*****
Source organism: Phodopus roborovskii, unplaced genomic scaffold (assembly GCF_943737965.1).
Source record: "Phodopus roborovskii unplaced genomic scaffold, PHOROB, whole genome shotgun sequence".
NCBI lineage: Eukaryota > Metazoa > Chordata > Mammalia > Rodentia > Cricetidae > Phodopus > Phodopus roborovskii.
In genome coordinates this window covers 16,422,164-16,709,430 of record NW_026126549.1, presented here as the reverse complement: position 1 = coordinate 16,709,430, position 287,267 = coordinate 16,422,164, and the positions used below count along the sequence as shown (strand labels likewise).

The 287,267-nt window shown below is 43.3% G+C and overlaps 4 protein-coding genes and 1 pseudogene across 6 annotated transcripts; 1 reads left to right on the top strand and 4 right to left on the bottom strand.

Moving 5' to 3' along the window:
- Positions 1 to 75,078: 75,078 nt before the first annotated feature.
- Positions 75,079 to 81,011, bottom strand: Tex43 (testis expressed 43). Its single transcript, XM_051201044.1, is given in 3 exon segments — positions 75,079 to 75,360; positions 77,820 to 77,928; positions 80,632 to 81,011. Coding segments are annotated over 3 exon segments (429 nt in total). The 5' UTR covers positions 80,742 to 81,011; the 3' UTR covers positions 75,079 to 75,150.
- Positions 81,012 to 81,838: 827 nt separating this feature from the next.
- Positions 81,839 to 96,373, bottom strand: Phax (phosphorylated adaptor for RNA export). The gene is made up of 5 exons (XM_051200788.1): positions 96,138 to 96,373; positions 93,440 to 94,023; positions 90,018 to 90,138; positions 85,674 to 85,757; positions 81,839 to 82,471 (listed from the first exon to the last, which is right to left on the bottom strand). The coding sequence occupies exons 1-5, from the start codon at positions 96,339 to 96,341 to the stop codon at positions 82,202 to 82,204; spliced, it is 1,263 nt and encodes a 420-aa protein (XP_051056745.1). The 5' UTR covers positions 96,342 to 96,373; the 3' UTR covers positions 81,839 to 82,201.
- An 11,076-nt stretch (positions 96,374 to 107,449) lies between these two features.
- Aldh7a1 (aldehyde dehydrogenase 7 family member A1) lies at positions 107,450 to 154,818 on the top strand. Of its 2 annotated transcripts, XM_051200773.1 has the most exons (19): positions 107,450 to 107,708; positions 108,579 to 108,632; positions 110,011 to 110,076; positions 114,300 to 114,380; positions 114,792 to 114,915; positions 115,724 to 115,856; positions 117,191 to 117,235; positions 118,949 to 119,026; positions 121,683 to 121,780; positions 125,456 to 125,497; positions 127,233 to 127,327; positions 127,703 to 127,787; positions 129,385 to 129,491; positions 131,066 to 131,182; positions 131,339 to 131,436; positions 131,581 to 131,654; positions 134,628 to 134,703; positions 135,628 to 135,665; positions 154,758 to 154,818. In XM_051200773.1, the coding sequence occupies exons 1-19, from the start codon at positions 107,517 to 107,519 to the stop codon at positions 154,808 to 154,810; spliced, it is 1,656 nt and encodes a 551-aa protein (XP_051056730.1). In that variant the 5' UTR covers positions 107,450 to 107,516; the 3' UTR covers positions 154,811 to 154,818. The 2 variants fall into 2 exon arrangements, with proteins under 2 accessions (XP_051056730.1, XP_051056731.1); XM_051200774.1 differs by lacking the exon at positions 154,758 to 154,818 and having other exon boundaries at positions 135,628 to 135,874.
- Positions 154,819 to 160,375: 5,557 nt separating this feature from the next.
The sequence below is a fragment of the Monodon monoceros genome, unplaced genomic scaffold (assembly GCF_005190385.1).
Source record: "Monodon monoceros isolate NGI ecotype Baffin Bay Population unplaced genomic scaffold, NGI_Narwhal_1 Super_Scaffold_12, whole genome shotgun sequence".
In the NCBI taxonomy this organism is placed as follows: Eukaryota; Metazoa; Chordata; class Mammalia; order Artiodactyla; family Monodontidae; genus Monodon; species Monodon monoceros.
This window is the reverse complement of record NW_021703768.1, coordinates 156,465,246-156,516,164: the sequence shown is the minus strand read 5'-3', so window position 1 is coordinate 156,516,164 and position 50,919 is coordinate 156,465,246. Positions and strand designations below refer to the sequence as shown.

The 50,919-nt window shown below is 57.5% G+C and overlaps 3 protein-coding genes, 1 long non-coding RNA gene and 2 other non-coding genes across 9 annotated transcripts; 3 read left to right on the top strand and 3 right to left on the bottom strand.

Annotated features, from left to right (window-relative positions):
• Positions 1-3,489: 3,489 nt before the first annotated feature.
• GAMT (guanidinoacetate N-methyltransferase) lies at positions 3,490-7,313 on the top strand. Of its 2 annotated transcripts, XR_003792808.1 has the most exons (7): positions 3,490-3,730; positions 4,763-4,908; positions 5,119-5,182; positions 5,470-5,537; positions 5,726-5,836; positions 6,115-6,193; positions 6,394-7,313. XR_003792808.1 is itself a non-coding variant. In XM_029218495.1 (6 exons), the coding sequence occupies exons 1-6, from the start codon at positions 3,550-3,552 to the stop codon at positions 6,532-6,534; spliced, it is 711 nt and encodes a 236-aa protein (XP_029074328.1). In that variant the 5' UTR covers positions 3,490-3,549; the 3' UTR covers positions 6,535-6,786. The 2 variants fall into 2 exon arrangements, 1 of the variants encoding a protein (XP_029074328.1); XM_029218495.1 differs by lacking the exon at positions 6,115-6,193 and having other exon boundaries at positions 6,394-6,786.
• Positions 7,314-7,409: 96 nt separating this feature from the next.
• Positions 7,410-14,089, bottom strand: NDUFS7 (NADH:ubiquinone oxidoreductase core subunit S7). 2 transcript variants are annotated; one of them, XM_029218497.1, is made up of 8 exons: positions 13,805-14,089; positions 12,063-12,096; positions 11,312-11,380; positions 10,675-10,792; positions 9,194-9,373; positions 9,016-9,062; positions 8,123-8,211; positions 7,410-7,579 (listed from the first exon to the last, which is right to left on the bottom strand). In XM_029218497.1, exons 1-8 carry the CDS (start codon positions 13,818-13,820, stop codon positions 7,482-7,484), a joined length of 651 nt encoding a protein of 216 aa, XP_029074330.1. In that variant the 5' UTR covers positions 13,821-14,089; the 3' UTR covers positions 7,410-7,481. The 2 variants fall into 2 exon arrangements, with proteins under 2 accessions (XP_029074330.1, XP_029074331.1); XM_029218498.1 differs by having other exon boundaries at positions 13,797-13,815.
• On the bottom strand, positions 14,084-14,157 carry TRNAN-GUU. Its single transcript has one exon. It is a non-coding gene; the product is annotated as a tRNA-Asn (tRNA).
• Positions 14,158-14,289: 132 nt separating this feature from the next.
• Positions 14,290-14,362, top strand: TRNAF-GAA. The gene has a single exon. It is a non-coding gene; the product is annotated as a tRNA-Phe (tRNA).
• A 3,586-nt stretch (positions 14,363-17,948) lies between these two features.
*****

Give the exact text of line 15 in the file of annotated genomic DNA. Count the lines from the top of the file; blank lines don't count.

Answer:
Source record: "Monodon monoceros isolate NGI ecotype Baffin Bay Population unplaced genomic scaffold, NGI_Narwhal_1 Super_Scaffold_12, whole genome shotgun sequence".